There is a new killer on the block, his name is Horatio and if you’re being a dick he’ll be coming for you. As expected from a Portman book this was some good wholesome fun and it’s just the beginning.

Many thanks to Guy Portman for sending me a copy to review, if you’re a fan of transgressive fiction then give this author a go.

Book Reviews

The Secret Life of the Mountain Hare by Andy Howard

What Da Cover Says: Winner of the Favourite Scottish Nature Photography Book, 2018

Among the most captivating of creatures, the mountain hare has inhabited Britain’s upland landscape since the last major ice age. Andy Howard fell in love with these shy, charming creatures at first sight. Here he introduces them both as a species precious within the great wheel of the seasons, and as individuals with their own, delightful personalities.

What I Says: I am a big fan of Andy Howard’s photography, I have read his book on otters and was very impressed but this book on Hares is some next level ****. There is a level of intimacy between the camera and subject I’ve never seen before, this wild animal has accepted Howard enough to tolerate his presence for hours on end, through all kinds of weather and at all major events of it’s life. I have to admit that I was rather jealous of him being able to get this close and capture such amazing images….that was until I read that for one image he planned for 5 months, led on the ground in the rain for hours waiting for the sun to come out just to capture that one great idea. Don’t think I could manage that, I’m one of those mega-fidgeters.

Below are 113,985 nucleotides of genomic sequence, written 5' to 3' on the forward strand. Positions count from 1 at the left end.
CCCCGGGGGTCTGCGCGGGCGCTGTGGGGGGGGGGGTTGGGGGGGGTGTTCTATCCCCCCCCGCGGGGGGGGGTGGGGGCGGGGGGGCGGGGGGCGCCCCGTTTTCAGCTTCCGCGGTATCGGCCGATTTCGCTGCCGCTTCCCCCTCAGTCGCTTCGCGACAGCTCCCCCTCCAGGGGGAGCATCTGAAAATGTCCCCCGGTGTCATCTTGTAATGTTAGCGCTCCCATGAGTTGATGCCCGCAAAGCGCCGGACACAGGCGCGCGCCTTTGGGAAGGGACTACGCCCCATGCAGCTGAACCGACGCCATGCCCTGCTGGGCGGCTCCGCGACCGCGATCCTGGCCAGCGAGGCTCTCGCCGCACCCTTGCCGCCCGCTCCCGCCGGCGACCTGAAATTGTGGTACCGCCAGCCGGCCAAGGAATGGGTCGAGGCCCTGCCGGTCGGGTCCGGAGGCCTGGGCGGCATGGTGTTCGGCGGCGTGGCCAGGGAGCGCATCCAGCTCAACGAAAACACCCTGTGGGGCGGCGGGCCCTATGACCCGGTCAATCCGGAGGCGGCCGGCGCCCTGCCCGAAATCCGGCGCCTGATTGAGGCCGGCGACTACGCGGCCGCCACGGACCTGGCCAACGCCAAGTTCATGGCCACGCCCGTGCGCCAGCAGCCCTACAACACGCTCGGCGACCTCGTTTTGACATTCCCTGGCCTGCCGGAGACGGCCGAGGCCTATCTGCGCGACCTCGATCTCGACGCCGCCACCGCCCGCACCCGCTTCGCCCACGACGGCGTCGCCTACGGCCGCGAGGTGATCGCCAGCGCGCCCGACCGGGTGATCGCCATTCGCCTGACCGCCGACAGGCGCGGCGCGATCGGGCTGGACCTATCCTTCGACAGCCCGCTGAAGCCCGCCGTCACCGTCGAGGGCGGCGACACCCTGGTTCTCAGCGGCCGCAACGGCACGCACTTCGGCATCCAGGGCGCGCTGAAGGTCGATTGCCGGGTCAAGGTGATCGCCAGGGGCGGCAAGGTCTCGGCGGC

I would describe my favourite photo but there are just so many and it constantly changed with each turn of the page, instead get yourself a copy and tell me if you were able to go through the whole book without going “aaaaaawwwwww” and having to share what you see with anybody nearby…cos I wasn’t able to. The hare itself is a beautiful creature, I loved the ring around it’s eye and those super long legs when it stood up to move, and the photos of them cleaning and sleeping…turns out my weakness is yawning hares, if you are ever in a battle with me show me a photo of a hare yawning and you’ll defeat me.

This book isn’t just a collection of photos, Howard shares his knowledge of hares, how they behave, how they live and a fantastic collection of tips on how to approach them for getting that yawning photo ready for any future battles. The book is beautiful and you’ll be guaranteed to spend hours gazing at these pages.